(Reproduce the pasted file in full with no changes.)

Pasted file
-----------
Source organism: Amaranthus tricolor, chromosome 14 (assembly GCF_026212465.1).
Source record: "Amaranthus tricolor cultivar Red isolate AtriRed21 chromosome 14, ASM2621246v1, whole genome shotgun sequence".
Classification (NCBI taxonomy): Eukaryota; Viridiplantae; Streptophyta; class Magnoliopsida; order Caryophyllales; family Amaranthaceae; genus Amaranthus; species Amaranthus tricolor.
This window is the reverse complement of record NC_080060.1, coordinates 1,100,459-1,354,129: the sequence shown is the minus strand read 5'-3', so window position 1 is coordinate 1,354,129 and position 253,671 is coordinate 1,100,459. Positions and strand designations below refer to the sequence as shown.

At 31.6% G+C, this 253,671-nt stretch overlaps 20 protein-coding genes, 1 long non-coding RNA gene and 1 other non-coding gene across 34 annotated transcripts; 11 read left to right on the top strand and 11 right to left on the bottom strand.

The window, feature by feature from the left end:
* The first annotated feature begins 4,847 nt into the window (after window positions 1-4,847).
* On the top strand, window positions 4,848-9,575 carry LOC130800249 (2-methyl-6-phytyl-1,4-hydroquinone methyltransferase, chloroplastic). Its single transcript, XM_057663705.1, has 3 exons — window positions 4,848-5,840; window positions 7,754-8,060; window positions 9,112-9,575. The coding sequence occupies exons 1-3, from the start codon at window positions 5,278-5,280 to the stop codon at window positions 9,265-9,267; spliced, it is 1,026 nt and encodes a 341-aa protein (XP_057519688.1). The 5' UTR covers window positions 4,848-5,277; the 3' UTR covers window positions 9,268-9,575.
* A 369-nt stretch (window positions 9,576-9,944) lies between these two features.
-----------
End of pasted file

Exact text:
Source organism: Amaranthus tricolor, chromosome 14 (assembly GCF_026212465.1).
Source record: "Amaranthus tricolor cultivar Red isolate AtriRed21 chromosome 14, ASM2621246v1, whole genome shotgun sequence".
Classification (NCBI taxonomy): Eukaryota; Viridiplantae; Streptophyta; class Magnoliopsida; order Caryophyllales; family Amaranthaceae; genus Amaranthus; species Amaranthus tricolor.
This window is the reverse complement of record NC_080060.1, coordinates 1,100,459-1,354,129: the sequence shown is the minus strand read 5'-3', so window position 1 is coordinate 1,354,129 and position 253,671 is coordinate 1,100,459. Positions and strand designations below refer to the sequence as shown.

At 31.6% G+C, this 253,671-nt stretch overlaps 20 protein-coding genes, 1 long non-coding RNA gene and 1 other non-coding gene across 34 annotated transcripts; 11 read left to right on the top strand and 11 right to left on the bottom strand.

The window, feature by feature from the left end:
* The first annotated feature begins 4,847 nt into the window (after window positions 1-4,847).
* On the top strand, window positions 4,848-9,575 carry LOC130800249 (2-methyl-6-phytyl-1,4-hydroquinone methyltransferase, chloroplastic). Its single transcript, XM_057663705.1, has 3 exons — window positions 4,848-5,840; window positions 7,754-8,060; window positions 9,112-9,575. The coding sequence occupies exons 1-3, from the start codon at window positions 5,278-5,280 to the stop codon at window positions 9,265-9,267; spliced, it is 1,026 nt and encodes a 341-aa protein (XP_057519688.1). The 5' UTR covers window positions 4,848-5,277; the 3' UTR covers window positions 9,268-9,575.
* A 369-nt stretch (window positions 9,576-9,944) lies between these two features.